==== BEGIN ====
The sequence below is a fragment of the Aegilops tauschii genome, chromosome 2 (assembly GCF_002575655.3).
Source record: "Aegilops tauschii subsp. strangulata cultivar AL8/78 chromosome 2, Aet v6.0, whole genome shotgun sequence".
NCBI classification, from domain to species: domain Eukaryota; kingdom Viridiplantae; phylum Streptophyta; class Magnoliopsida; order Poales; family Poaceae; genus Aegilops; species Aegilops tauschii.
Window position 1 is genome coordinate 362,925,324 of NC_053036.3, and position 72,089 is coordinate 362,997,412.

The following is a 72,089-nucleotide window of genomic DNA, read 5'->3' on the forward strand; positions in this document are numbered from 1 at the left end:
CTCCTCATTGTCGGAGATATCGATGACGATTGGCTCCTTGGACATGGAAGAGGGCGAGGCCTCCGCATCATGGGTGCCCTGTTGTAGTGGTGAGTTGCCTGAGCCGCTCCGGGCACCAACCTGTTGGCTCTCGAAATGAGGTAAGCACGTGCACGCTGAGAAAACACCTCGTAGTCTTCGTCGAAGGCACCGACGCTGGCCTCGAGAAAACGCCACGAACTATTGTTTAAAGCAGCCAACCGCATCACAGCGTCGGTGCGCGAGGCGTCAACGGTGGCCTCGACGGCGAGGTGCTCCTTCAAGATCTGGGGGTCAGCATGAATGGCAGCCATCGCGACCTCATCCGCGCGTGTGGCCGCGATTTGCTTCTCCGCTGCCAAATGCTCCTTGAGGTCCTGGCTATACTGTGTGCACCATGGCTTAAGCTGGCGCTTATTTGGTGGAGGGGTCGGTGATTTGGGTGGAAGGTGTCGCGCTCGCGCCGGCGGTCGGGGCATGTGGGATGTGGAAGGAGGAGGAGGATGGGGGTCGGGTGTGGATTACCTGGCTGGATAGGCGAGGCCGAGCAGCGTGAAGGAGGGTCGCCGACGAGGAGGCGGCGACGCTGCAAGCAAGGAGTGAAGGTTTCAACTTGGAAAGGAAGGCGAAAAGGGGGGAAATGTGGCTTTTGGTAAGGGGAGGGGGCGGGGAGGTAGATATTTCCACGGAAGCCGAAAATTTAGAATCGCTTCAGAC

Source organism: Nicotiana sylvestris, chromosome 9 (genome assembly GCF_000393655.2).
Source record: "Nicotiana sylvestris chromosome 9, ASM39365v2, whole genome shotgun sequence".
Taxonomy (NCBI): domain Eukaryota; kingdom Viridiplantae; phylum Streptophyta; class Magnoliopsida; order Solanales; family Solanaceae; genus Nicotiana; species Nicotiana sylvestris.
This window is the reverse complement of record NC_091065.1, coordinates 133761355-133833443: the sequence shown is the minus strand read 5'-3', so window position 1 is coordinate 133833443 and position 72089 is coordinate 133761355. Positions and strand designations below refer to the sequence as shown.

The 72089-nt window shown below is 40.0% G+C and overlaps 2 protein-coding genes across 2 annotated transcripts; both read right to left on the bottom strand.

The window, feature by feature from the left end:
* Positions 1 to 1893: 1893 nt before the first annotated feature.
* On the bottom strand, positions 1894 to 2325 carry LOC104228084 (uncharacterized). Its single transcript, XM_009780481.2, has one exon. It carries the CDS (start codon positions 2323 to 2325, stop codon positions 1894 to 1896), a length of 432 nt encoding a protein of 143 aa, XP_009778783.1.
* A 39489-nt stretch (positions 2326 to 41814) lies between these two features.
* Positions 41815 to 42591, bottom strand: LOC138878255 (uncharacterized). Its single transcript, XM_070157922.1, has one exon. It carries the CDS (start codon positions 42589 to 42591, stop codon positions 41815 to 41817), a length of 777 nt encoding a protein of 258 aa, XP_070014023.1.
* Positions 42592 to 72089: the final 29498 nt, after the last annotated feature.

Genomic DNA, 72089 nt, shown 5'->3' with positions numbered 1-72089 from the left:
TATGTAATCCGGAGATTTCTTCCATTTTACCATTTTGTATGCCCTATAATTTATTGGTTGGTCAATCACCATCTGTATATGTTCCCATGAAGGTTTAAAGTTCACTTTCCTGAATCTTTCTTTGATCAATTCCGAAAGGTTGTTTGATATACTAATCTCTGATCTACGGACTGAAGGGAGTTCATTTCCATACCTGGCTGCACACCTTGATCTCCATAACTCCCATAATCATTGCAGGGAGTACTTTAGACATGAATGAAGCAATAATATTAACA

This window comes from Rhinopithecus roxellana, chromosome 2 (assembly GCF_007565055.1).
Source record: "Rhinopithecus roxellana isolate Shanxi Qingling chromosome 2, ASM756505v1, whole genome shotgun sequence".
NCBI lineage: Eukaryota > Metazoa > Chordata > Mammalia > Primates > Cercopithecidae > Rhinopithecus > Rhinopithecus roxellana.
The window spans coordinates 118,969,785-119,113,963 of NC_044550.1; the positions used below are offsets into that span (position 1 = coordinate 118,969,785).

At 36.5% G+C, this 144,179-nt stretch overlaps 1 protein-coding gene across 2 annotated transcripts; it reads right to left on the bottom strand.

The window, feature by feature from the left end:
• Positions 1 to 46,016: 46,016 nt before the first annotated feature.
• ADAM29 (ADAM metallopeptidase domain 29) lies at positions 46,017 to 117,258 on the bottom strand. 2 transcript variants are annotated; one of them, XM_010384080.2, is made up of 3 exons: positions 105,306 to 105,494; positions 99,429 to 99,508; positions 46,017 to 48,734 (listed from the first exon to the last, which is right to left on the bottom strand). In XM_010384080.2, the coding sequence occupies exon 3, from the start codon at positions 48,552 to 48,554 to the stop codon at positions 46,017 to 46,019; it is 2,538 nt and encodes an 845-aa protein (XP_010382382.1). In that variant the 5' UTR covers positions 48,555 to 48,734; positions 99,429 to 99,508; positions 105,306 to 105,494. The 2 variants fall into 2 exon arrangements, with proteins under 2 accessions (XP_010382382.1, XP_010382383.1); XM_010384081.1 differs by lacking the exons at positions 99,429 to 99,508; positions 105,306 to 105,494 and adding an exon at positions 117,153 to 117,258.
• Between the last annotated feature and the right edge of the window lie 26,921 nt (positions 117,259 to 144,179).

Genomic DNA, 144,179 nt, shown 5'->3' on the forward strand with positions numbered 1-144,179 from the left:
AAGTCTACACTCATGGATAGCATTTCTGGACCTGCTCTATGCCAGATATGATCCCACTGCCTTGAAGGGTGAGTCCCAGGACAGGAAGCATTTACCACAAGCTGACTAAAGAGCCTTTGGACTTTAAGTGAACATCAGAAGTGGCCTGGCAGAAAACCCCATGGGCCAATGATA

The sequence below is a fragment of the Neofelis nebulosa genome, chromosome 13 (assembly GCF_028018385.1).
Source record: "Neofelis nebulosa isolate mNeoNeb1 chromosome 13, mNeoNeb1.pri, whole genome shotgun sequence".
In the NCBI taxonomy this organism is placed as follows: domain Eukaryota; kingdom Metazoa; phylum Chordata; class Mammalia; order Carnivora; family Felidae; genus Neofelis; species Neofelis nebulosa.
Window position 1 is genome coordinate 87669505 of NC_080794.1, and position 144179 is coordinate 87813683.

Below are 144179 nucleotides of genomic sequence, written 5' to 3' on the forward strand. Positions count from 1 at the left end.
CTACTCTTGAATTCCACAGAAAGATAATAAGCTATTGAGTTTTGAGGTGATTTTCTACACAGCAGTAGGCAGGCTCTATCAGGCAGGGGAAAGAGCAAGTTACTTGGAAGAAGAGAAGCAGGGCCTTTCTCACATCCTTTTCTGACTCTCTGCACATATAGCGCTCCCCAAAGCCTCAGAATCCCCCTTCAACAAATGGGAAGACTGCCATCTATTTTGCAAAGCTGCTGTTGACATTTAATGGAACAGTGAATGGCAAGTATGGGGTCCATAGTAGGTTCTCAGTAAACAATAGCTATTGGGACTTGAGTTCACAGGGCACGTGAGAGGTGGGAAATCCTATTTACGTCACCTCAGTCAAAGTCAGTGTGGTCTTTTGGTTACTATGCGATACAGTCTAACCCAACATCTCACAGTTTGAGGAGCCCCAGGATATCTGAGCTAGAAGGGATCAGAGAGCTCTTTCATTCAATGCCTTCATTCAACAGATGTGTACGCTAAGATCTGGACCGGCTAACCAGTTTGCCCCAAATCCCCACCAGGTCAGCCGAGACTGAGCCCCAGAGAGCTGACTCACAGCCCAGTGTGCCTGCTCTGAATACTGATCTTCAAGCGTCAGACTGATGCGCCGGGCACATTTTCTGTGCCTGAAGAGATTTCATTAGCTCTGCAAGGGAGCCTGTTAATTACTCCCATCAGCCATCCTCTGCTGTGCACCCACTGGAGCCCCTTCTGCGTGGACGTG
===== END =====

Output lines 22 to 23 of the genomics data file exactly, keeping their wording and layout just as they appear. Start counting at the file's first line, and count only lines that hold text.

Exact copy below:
NCBI lineage: Eukaryota > Metazoa > Chordata > Mammalia > Primates > Cercopithecidae > Rhinopithecus > Rhinopithecus roxellana.
The window spans coordinates 118,969,785-119,113,963 of NC_044550.1; the positions used below are offsets into that span (position 1 = coordinate 118,969,785).